3. All data in the included cross-sectional studies were self-reported; therefore, the cultural traditions in Egypt and fear of shame could have underestimated the smoking prevalence, especially among females and adolescents. In this regard, the Population Council conducted a survey in 2009 that concluded 26% of Egyptian youth reported smoking; however, these figures are suggested to underestimate the actual prevalence since another study reported 42.2% of male and 5% of female youth admitted that their peers smoke.

Risk factors

Recognizing the risk factors for initiation of tobacco use among the Egyptian population is essential to guide planning of prevention programmes and define the appropriate timing of intervention with awareness campaigns. Several studies have investigated this point and concluded that neuroticism, depression, advertising, parental smoking, friends’ smoking, and paid work were the main risk factors for tobacco use in Egypt (Table 2).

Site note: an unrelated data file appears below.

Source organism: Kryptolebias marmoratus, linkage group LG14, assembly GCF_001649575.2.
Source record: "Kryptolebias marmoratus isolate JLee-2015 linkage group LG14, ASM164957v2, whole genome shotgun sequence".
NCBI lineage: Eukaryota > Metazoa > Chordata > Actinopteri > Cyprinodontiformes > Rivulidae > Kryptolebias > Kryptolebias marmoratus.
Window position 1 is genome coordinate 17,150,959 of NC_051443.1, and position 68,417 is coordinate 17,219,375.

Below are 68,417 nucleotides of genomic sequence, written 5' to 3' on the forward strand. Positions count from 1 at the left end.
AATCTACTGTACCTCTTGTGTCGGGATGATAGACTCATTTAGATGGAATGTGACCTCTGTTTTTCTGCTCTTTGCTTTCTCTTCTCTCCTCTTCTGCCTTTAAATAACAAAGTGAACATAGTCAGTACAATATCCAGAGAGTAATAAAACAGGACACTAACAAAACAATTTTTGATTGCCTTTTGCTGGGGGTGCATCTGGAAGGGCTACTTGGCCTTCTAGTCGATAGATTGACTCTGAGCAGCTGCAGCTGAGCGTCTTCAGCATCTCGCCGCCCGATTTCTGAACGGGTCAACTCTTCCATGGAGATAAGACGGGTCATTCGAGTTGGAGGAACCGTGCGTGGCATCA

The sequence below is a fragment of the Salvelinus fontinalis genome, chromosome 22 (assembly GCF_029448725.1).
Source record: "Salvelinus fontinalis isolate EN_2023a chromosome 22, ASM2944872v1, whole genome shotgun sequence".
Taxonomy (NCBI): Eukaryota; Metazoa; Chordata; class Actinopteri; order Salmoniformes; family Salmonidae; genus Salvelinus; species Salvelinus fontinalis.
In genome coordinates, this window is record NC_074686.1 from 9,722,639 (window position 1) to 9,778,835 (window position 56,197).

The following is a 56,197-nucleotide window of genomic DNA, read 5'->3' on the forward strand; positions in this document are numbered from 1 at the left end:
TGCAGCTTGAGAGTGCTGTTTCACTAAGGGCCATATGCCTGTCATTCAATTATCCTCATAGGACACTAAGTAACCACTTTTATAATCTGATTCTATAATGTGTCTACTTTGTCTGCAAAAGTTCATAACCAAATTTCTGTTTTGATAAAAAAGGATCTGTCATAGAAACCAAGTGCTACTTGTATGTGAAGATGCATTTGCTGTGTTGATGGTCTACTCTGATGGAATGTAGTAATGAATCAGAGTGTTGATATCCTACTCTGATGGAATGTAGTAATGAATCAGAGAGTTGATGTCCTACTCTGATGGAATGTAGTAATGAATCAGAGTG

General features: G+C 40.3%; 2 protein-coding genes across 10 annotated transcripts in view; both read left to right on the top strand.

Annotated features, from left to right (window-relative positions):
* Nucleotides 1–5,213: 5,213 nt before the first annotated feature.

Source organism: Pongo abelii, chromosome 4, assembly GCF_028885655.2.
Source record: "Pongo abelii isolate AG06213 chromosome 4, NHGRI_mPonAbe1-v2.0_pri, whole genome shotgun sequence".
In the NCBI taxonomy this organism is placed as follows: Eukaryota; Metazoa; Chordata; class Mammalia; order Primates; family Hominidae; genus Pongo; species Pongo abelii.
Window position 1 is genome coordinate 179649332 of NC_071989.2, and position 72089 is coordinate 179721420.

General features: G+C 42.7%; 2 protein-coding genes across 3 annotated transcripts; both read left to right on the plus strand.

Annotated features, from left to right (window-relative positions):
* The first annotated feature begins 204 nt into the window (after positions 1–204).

Although several studies have focused on the risk actors for smoking in the Egyptian community, few studies have targeted to identify the protective factors against smoking initation. Loffredo et al. Classified these factors into: 1) intrinsic factors such as health reasons and self-esteem, and 2) extrinsic factors such as religious beliefs, family influences, and prevention messages of control programmes. The influence of these factors needs to be further investigated and exploited to enhance prevention programs (27).

Complications of smoking

Cardiovascular system complications such as atherosclerosis and hypertension, chronic obsructive pulmonary disease (COPD), cancer bladder, pancreatic cancer, erectile dysfunction, spermatic malformation, and fetal exposure to nicotine were the commonly reported complications of smoking in Egypt.